Friday, February 3, 2017
Learning and Thinking - (getting the right answer isn't good enough anymore)
Learning and thinking have always been closely linked. But sometimes, in our schools, we only achieve the appearance of learning--often accompanied by very little thinking. This problem has been recognized by educators for a long time. In recent years, however, we have been addressing this issue on various fronts.
Let me begin by explaining what I mean by the term Appearance of Learning. This is when students get good grades, but their actual learning is very low. The grade to the students and to their parents makes it appear as if they have learned a lot, but the attainment of those grades may have been based partly on non-academic measures such as good behavior or mere compliance with rules such as turning in homework on time. This is a problem because when students move on to more complicated coursework that requires previous knowledge, they struggle due to never actually learning the earlier content in the first place.
Over the past few years, there has been a stronger attempt to balance the need for teaching skills (such as solving an equation) with the need for teaching conceptual understanding (such as using an equation to solve a problem). This sort of "teaching" is different from when our students' parents were in school--a time in which just-getting-the-answer might have seemed good enough. Today we know that this isn't good enough. Students going to college and students going to work need skills and knowledge beyond merely doing what they are told to do. Today's world demands more from our citizens.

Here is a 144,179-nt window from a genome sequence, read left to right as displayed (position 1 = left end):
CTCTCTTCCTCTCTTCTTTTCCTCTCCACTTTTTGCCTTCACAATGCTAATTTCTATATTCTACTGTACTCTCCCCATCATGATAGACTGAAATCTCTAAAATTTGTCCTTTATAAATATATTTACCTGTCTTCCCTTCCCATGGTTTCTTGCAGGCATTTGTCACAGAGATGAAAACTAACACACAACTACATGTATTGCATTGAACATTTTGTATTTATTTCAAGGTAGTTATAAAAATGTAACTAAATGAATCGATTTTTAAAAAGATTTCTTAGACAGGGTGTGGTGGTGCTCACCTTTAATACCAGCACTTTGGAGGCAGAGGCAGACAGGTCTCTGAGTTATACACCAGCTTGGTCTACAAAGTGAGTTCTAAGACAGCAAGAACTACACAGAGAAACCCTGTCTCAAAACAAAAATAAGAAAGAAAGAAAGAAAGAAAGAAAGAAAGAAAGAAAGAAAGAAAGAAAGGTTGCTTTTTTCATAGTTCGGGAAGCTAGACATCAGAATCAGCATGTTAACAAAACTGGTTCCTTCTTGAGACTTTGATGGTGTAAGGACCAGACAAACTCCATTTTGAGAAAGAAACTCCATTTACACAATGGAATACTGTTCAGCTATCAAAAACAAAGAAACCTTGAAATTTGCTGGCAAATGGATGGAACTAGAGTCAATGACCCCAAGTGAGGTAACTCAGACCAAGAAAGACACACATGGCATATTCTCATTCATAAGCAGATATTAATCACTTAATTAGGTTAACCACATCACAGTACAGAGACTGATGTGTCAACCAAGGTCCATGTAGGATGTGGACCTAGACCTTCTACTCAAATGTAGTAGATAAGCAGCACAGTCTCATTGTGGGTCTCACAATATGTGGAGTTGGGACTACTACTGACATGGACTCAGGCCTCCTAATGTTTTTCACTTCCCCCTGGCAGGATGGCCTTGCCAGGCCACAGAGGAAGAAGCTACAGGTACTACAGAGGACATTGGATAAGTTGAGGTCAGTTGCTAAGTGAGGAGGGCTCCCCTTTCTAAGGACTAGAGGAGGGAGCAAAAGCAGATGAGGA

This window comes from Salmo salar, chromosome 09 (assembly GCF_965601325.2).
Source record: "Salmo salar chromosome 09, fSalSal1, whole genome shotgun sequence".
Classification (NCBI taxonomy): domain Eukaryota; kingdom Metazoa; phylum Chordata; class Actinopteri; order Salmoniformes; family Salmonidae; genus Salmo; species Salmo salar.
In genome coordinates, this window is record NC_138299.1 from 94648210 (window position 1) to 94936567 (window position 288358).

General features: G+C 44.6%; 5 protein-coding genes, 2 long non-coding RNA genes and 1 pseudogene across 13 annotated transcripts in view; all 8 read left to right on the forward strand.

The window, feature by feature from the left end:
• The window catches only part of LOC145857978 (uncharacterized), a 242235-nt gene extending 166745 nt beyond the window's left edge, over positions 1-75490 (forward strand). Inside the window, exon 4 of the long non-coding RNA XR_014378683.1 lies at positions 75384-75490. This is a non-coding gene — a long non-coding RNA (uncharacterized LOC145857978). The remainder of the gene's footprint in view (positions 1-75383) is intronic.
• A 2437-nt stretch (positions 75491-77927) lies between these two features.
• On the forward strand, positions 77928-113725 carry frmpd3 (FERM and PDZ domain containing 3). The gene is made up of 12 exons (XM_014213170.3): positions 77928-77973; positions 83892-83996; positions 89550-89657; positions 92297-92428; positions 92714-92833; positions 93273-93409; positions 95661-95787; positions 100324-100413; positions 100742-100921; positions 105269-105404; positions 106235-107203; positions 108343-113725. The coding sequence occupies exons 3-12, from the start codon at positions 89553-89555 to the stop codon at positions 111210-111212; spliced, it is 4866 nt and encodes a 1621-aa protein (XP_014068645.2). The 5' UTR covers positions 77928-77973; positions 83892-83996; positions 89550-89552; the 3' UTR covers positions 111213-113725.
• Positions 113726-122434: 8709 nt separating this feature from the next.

Our schools recognize this need and we are trying to make changes to address this challenge. It's hard to change a system of 100,000 schools, 50,000,000 students, and 3,000,000 teachers. But (indeed) this change is already happening. What we used to call a "computer room" is now just about any classroom in the building. Classrooms with students sitting in nice, neat, straight rows that discouraged collaboration among students have been replaced with classrooms with tables or desks arranged in groups to encourage students to work together and ask questions of each other and learn together. Grades for non-academic behaviors (mentioned above) are strongly discouraged so that a student's grade can more accurately reflect his/her ability in the content. Finally, student engagement strategies and growth mindset strategies are constantly being discussed and implemented. These reflect our knowledge of the best way that students learn. No longer do we expect everyone to learn strictly by listening to the teacher and taking notes.
Indeed, the change to an educational system that requires more from our high school graduates is well underway. The past is in the past and we're not going back. Those that choose not to change risk creating a generation that is ill prepared for the challenges that they will face. Learning, thinking, reasoning, and problem solving will be more and more integrated into our schools.
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